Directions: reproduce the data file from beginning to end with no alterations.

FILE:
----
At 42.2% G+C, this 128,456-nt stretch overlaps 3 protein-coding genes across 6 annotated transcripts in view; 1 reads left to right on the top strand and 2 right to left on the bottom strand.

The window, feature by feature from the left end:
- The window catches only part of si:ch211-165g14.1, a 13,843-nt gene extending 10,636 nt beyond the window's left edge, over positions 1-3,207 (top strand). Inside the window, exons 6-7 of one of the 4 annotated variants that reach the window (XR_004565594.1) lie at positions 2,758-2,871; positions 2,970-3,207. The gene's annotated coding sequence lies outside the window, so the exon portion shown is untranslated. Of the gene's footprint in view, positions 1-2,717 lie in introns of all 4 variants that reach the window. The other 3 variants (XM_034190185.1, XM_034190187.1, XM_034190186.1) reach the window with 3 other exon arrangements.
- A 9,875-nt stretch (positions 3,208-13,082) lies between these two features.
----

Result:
At 42.2% G+C, this 128,456-nt stretch overlaps 3 protein-coding genes across 6 annotated transcripts in view; 1 reads left to right on the top strand and 2 right to left on the bottom strand.

The window, feature by feature from the left end:
- The window catches only part of si:ch211-165g14.1, a 13,843-nt gene extending 10,636 nt beyond the window's left edge, over positions 1-3,207 (top strand). Inside the window, exons 6-7 of one of the 4 annotated variants that reach the window (XR_004565594.1) lie at positions 2,758-2,871; positions 2,970-3,207. The gene's annotated coding sequence lies outside the window, so the exon portion shown is untranslated. Of the gene's footprint in view, positions 1-2,717 lie in introns of all 4 variants that reach the window. The other 3 variants (XM_034190185.1, XM_034190187.1, XM_034190186.1) reach the window with 3 other exon arrangements.
- A 9,875-nt stretch (positions 3,208-13,082) lies between these two features.